5. Jin Feng,

    Wanna marry me ? :). I always think about hobbies and vacations all the time. Finding a person who is compatible , balanced and equal is not impossible. You just have to educate and always talk, talk , talk. I do work hard at my field but I don’t want to be pressured to become rich. If I’ll be rich, then I’m happy but I won’t chase after wealth. We had a traditional American Thanksgiving dinner. Everything was American. We had 4 different styles of Thanksgiving dinners that day.

  6. Chinese version turkey : star anise, ginger , lemon grass, wine , oyster sauce, garlic . seal in the juicy for 30 min at 425 degrees and 325 or 350 for 3 1/2 to 4 hr depending on the weigh of turkey while covering the turkey with aluminum . This will be a juicy ,moist turkey. once in while use a spoon to pour its juices over the turkey. When the turkey is cooked, let it sit for 20 mins and dinner is served. OMG! 🙂

  7. My thanksgiving day is always at some friend’s house for some reasons. The turkey we had this time was soaked in Chinese sauce over night. It was then baked and finally fried in cooking oil. It was tasty on every bite.

    Jin Feng – No sure how large your samples are to draw the conclusion. My co-workers who are in a relationship work longer than 10 hours a day and most of them are not even Asian. Between the long-hour-stressful-better-pay job and short-hour-relaxed-less-pay job, I bet most people choose the former, but only the elite can sustain. One time, I was volunteer in a sport event, the person next to me told me his life story of landing in USA with 25c and becoming a millionaire. The story consists of luck, hard working, and talent. The 20h a day work did pay its toll of the divorce from his first wife, unfortunately. Now he does not need to work so he volunteers to work for free, with a wife and children to live a life. He is an European. Personally, I don’t believe he is greedy but he is not aware of balancing work and personal life at certain period of time in his life.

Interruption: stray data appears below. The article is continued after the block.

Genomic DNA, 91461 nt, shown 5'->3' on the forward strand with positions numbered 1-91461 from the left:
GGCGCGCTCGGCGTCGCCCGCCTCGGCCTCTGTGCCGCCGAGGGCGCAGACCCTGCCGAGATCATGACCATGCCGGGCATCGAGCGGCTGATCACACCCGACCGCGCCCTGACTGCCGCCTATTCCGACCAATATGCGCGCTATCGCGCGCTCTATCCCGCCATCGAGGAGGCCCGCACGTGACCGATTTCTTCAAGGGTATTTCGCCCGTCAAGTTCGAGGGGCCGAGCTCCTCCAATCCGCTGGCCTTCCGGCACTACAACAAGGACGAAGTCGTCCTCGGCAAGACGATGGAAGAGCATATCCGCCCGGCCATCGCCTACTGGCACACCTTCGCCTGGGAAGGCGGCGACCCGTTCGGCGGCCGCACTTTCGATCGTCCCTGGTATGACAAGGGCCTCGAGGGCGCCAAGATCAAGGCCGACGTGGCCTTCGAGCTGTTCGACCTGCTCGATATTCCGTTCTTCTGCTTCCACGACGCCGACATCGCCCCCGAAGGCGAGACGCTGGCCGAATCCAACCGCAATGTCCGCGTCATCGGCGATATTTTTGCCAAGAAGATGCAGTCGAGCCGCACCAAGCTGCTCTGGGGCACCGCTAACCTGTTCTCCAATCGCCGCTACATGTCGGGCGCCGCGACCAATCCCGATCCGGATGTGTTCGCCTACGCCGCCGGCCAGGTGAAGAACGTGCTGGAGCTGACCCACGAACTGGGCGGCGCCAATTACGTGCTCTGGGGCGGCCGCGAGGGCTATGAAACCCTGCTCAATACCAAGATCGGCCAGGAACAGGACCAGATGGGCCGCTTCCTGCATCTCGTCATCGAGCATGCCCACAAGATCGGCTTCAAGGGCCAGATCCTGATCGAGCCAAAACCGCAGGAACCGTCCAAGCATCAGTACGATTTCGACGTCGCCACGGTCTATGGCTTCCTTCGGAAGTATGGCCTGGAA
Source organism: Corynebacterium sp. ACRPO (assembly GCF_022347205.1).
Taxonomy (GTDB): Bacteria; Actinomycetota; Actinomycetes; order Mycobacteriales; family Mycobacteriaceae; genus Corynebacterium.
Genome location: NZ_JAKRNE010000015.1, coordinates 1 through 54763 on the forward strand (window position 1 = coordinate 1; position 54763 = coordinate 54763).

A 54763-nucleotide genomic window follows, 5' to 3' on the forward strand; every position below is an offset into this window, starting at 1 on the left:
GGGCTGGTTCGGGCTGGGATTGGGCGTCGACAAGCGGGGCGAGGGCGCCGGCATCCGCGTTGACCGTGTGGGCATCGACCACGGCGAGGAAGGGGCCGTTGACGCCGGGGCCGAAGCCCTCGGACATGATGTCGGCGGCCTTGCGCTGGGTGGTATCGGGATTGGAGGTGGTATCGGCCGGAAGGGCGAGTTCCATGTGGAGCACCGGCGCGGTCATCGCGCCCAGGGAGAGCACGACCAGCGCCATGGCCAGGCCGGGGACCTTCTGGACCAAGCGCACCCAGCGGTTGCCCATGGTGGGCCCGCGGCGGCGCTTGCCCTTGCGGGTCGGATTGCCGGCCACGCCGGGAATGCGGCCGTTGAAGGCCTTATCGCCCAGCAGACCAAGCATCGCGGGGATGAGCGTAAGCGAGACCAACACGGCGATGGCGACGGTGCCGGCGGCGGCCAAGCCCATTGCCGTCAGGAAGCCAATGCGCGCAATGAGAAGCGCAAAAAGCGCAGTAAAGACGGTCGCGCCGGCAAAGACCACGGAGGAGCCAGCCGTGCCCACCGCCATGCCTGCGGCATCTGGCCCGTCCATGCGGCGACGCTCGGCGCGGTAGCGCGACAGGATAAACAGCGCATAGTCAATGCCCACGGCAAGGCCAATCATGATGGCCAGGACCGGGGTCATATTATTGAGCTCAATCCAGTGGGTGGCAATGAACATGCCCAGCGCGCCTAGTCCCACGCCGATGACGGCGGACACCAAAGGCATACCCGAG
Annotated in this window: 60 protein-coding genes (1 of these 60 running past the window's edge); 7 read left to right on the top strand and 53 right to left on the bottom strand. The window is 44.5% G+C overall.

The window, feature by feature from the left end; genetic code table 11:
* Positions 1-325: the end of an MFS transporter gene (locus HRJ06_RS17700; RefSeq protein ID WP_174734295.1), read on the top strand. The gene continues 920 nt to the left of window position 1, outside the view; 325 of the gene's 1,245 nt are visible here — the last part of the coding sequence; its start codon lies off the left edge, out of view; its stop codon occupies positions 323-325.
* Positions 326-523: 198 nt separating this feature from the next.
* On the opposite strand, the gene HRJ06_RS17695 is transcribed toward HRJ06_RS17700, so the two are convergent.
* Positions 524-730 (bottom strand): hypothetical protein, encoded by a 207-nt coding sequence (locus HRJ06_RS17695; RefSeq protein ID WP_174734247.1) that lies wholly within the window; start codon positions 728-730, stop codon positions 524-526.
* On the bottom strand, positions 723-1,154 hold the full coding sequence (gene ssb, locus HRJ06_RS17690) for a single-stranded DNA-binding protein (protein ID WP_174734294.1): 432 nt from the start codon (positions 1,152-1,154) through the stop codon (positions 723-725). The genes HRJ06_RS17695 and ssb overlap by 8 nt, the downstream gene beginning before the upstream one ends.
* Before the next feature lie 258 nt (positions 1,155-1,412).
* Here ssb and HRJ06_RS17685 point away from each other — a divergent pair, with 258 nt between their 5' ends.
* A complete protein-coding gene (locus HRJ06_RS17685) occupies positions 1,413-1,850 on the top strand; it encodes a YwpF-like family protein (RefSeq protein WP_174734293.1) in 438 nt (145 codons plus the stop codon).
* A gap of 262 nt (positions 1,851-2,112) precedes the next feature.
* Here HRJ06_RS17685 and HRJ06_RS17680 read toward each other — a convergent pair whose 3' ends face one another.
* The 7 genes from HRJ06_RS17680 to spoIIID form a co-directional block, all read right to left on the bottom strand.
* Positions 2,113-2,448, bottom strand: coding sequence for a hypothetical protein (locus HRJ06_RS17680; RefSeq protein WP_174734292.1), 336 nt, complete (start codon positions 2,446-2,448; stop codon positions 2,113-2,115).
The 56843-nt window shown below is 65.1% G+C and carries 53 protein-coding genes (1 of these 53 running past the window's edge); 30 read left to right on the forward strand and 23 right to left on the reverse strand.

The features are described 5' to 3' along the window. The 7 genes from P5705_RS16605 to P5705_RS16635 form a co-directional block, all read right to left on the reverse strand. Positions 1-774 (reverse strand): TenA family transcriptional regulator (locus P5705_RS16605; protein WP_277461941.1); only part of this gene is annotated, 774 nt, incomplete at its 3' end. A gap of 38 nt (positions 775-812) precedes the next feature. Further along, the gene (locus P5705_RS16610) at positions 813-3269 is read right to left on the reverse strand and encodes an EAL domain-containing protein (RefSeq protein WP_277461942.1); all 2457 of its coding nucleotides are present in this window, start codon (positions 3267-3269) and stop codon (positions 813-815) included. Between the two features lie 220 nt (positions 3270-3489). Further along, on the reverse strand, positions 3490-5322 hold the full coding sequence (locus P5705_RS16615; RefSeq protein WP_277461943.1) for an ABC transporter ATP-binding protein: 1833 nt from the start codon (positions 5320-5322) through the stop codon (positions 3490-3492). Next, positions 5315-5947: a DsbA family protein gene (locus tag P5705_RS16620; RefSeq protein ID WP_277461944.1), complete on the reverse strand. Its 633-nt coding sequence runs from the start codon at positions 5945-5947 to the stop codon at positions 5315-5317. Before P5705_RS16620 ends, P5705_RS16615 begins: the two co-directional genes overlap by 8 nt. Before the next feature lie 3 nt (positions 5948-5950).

8. AHAHAHAH, this is a great post!
    You really surprise me Jocelyn! That is truely creative infusing both east and west culture into that “Five-spice turkey with soy sauce, honey and ginger”. It sounds wonderful, but do you roast it in oven like the traditional American way or slow-stew it like the traditional Chinese way?? I am wondering because I am not sure if you can roast something with five spices.

  9. Wow, dayingdaph, that’s an incredible story.
    She must be the longest living interracial couple/expat in China. Over 65 YEARS! She even witness with her own eyes the founding of People’s Republic back in 1949. I wonder what’s her story.

  10. I’m surprised by this post, I seem to remember reading that you were a “vegan” or rather a strict vegetarian.
    What about it then?
    Sorry, but I’m a vegan myself and kind of puzzled here…

    1. Thanks to all for the comments! Just wanted to put out a quick reply here to @Axelle — I make the turkey for my husband, but not for me. I guess I’m a different sort of vegan, one that cares for her husband’s carnivorous needs, so to speak. 😉

  11. My mom is 100% vegetarian and sometimes I cook for her even though I don’t eat her dish. I don’t like turkey that much but it’s Thanksgiving so we just cook one for the tradition. I like the Chinese Turkey better, it’s tastier!

  12. Even though my wife was born and raised in China, since becoming a US citizen she has embraced and enjoys all things American, but has not forgotten her Chinese roots. We celebrate both US and Chinese holidays. She loves Thanksgiving, cooking it as much as eating it. I wrote about it in my blog, so check it.
    Happy Holidays from Kunshan.